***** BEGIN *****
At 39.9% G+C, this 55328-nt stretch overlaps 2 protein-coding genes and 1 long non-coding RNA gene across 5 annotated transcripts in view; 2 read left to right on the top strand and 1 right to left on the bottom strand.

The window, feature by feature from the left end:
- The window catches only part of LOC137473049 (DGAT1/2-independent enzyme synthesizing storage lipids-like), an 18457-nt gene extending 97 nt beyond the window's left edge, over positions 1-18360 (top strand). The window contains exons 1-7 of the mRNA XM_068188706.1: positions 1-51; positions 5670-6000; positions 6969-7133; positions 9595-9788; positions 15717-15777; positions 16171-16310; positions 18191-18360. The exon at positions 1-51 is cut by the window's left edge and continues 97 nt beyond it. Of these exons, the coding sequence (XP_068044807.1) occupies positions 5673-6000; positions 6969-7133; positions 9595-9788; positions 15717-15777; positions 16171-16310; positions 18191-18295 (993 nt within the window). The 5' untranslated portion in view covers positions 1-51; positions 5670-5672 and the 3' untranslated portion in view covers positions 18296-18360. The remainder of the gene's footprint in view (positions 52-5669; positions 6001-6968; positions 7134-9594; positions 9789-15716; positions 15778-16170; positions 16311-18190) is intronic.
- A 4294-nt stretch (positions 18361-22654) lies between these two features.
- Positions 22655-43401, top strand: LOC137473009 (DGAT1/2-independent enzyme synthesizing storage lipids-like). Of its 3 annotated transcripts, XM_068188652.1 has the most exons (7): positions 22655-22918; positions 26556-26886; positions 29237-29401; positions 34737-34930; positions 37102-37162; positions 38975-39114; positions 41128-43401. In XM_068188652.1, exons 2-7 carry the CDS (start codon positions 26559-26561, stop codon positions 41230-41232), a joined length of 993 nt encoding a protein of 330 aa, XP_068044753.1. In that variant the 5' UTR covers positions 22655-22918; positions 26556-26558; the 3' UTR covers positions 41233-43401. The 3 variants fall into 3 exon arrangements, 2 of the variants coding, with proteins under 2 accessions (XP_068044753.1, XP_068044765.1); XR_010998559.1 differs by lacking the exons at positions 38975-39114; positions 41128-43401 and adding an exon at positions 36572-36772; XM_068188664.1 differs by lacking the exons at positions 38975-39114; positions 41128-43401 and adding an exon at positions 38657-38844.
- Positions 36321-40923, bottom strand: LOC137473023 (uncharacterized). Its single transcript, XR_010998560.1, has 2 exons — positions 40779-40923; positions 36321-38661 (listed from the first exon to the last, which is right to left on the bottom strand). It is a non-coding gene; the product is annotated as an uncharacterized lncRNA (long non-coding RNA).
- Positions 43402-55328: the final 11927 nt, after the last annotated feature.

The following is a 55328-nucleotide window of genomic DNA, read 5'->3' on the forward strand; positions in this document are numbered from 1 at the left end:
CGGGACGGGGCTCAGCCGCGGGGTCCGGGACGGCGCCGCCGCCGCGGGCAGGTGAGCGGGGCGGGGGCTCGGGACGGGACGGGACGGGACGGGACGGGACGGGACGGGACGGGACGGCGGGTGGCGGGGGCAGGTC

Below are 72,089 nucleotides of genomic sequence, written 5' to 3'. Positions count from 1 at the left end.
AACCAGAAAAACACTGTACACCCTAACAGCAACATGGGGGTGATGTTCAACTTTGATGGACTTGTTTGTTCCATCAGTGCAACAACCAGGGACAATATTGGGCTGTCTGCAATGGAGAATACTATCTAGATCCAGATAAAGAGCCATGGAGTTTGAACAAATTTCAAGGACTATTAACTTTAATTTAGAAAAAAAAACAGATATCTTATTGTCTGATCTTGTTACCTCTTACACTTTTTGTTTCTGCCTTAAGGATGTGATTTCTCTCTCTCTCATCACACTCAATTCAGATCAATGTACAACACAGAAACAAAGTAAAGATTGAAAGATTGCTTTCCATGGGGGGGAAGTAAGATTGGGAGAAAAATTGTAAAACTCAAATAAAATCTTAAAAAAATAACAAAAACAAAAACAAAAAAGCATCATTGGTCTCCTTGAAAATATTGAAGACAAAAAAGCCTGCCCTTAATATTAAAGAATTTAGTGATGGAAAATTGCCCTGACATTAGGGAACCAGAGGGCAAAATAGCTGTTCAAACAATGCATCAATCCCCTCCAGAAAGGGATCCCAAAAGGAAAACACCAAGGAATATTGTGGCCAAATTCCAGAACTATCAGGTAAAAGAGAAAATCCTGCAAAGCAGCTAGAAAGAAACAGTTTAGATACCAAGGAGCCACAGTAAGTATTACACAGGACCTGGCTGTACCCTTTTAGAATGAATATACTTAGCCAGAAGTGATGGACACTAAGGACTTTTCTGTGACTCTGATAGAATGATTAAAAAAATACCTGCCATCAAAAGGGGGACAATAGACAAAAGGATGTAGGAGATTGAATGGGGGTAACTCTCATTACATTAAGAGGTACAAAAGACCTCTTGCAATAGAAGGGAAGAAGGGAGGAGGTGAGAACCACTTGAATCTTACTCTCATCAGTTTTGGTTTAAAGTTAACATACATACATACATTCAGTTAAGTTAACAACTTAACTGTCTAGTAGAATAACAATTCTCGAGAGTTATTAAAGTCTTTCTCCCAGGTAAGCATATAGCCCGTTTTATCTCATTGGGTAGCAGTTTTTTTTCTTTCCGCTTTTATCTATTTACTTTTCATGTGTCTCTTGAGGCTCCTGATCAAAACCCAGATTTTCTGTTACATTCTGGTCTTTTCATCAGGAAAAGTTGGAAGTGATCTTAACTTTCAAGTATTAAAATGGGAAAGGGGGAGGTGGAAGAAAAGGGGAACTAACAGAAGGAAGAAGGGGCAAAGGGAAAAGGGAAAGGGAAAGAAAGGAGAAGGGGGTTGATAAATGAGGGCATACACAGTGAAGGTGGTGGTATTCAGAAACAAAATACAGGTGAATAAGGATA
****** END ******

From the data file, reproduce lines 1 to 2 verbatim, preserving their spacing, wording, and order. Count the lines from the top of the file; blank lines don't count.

At 39.9% G+C, this 55328-nt stretch overlaps 2 protein-coding genes and 1 long non-coding RNA gene across 5 annotated transcripts in view; 2 read left to right on the top strand and 1 right to left on the bottom strand.

The window, feature by feature from the left end: